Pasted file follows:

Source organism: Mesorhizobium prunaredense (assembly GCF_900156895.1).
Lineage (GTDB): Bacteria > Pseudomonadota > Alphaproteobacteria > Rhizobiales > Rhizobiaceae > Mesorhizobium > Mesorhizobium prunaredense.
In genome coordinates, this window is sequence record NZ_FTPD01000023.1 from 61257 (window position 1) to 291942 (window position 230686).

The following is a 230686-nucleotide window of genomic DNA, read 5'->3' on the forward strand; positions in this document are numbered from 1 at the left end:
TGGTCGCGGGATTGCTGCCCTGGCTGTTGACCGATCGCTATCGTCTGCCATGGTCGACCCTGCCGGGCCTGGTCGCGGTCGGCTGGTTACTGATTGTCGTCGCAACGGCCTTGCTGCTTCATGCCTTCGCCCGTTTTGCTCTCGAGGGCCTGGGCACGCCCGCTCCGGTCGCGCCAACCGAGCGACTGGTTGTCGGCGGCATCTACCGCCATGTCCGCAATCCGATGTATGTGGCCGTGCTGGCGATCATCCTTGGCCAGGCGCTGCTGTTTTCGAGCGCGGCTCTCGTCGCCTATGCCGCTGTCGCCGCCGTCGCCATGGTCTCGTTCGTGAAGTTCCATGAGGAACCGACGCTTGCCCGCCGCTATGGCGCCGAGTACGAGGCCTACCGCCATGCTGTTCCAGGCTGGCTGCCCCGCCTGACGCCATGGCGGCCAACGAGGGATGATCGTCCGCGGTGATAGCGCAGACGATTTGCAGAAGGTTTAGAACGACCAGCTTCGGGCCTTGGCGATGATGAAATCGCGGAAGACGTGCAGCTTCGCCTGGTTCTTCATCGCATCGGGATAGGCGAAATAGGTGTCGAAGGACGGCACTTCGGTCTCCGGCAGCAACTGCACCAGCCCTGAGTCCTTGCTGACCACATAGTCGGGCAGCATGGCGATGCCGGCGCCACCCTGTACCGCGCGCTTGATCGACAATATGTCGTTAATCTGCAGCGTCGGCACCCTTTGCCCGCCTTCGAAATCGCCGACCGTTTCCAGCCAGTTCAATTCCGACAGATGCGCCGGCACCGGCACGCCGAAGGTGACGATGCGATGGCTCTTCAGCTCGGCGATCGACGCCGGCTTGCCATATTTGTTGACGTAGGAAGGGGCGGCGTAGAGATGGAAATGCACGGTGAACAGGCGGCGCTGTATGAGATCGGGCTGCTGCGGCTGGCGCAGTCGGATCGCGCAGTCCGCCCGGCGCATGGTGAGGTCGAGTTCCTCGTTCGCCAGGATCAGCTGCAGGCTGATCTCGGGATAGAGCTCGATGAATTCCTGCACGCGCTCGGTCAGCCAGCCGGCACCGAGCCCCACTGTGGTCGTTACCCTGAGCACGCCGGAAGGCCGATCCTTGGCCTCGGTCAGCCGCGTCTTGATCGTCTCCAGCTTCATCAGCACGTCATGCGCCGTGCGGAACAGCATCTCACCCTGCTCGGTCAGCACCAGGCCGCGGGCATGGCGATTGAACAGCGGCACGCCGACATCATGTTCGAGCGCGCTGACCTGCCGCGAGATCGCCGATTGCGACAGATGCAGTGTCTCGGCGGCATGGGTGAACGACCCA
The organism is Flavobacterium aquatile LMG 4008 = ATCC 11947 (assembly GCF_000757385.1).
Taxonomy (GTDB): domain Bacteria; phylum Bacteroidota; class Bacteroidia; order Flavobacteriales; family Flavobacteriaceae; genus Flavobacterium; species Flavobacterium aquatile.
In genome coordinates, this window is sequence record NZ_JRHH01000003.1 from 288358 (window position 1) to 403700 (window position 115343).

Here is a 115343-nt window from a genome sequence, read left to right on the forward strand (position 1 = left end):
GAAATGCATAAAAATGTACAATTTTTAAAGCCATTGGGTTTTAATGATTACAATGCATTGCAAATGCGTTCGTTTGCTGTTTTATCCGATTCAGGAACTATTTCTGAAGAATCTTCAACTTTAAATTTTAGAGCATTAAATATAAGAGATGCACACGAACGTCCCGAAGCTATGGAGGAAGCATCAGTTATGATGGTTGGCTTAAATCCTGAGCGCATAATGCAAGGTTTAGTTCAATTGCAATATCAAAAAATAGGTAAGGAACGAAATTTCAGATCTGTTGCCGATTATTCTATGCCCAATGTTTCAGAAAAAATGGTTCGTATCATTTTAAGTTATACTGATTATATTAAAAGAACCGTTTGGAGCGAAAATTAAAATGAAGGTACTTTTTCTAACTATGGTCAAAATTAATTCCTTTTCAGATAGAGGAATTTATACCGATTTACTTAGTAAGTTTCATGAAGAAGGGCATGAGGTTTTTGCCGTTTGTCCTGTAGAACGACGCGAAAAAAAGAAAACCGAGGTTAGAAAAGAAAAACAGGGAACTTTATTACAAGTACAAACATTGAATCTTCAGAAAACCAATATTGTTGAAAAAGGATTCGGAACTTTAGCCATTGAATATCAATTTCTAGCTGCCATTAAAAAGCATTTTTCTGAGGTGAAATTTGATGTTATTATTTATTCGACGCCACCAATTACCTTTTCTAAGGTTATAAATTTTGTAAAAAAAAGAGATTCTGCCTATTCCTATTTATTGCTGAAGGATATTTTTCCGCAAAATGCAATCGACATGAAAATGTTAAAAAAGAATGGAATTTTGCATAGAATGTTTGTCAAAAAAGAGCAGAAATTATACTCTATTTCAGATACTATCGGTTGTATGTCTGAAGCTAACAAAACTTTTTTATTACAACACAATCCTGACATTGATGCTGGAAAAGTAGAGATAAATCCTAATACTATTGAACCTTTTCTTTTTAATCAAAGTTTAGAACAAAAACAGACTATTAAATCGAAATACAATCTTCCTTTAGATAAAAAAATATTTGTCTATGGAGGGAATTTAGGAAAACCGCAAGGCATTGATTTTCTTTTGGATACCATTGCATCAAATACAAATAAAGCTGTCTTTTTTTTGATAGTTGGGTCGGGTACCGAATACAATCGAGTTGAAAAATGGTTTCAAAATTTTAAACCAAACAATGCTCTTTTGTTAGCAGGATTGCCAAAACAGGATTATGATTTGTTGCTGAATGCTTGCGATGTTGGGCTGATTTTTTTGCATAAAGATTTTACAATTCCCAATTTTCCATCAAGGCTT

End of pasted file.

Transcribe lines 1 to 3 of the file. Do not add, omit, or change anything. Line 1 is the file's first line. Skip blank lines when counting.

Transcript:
Source organism: Mesorhizobium prunaredense (assembly GCF_900156895.1).
Lineage (GTDB): Bacteria > Pseudomonadota > Alphaproteobacteria > Rhizobiales > Rhizobiaceae > Mesorhizobium > Mesorhizobium prunaredense.
In genome coordinates, this window is sequence record NZ_FTPD01000023.1 from 61257 (window position 1) to 291942 (window position 230686).